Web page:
|Buffalo Bill in Tomahawk Territory||Actor||Buffalo Bill||7|
|Black Dragons||Actor||Dick Martin||7|
|The Far Frontier||Actor||Tom Sharper||7|
|Riders of the Whistling Pines||Actor||Pete||7|
|Kit Carson||Actor||Paul Terry||7|
|The Gay Amigo||Actor||Lieutenant||7|
|Sons of New Mexico||Actor||Rufe Burns||7|
|Night Stage to Galveston||Actor||Clyde Chambers||7|
|The Cowboy and the Indians||Actor||Luke||7|
|Perils of Nyoka||Actor||Larry||7|
|The Bachelor's Daughters||Actor||Bill Cotter||7|
|The Lone Ranger||1957 1949 - 1957||Actor||John Reid/The Lone Ranger||19577|
|Cliffhangers: Adventures from the Thrill Factory||Actor||n/a||7|
|The Lone Ranger and the Lost City of Gold||1958||Actor||Lone Ranger||19587|
|The Lone Ranger||1956||Actor||Lone Ranger||19567|
|When the West Was Fun: a Western Reunion||Actor||n/a||7|
|Began working in films as stuntman|
|Serial debut in "Perils of Nyoka"|
|Starred as The Lone Ranger on TV|
|Made acting debut in "Kit Carson"|
|Legally forbidden from appearing as The Lone Ranger (won case in 1985)|
|First "Lone Ranger" feature|
Moore started his long association with the Western genre in films like "Outlaws of Pine Ridge" (1942), "Along the Oregon Trail" (1947), "Adventures of Frank and Jesse James" (1948) and "The Cowboy and the Indians" (1949, with Gene Autry and future co-star Jay Silverheels). He also made several penny-dreadful serials, including "The Perils of Nyoka" (1942), "Cyclotrode X" (1946), "G-Men Never Forget" (1947) and the memorable "Radar Men from the Moon" (1952).
Stardom finally came with the ABC series "The Lone Ranger" (1949-57), co-starring Silverheels as Tonto. Riding the crest of the Western TV craze of the 1950s, Moore became the idol of a generation of American youth. He missed only the 1952-53 season, when he struck for more money and was briefly replaced by John Hart. Moore spent his vacations making films: amazingly, he released eight films and two serials in 1952 alone. Among his later titles were "Desert Passage" (1952), "Kansas Pacific" (1953), "The Lone Ranger" (1956) and his last, "The Lone Ranger and the Lost City of Gold" (1958).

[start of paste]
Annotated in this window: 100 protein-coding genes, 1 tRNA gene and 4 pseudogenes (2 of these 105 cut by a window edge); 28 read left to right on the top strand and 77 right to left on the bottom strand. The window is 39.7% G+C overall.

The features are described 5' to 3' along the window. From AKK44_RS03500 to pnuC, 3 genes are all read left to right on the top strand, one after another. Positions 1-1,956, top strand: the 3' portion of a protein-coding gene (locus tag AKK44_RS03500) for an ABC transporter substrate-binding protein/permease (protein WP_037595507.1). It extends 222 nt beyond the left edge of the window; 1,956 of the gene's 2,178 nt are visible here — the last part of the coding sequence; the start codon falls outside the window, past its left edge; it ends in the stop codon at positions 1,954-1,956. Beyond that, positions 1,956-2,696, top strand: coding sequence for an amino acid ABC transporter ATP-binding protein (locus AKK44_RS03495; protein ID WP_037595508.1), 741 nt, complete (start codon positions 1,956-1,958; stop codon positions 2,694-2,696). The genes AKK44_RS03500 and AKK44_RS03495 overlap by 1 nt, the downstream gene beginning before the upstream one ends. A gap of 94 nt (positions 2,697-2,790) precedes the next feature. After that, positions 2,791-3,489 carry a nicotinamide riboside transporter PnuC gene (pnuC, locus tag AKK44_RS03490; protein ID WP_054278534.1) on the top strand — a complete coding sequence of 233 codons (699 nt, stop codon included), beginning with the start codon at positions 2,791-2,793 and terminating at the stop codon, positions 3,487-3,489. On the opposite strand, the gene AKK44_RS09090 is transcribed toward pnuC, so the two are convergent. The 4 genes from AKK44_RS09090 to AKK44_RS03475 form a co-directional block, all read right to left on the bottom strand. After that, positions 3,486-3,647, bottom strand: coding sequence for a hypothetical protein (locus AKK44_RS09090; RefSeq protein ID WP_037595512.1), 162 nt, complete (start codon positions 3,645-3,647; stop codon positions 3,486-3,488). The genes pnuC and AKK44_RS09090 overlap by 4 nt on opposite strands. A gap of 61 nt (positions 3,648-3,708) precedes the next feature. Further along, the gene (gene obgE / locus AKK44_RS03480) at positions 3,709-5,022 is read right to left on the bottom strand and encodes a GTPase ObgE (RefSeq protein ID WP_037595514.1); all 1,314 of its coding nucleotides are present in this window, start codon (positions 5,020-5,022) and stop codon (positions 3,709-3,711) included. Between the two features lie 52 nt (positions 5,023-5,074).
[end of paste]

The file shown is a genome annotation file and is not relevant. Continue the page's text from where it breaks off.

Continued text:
Moore continued playing The Lone Ranger in commercials and promotional tours (mostly for Dodge), hitting the headlines again in 1979 when Lone Ranger Television Inc. and the Wrather Corporation barred him from appearing as the character. He was forced to abandon his mask for large sunglasses until winning the case on appeal in 1985.
|Dawn Moore Gerrity||Daughter|
|Sally Allen||Wife||Married 1943 until her death 1986|
|Clarita Moore||Wife||Married 1992 until his death 1999|
|"I've been The Lone Ranger for 30 years, and I intend to be The Lone Ranger for the rest of my life; I've decided I'll stay The Lone Ranger until I'm called" --Clayton Moore, quoted in The New York Times, September 6, 1979.|
|"I try to lead a good, clean life; I don't smoke; I don't drink; it's not that I'm trying to be a goody-good, but I just don't want to" --Moore to The New York Times, September 6, 1979.|
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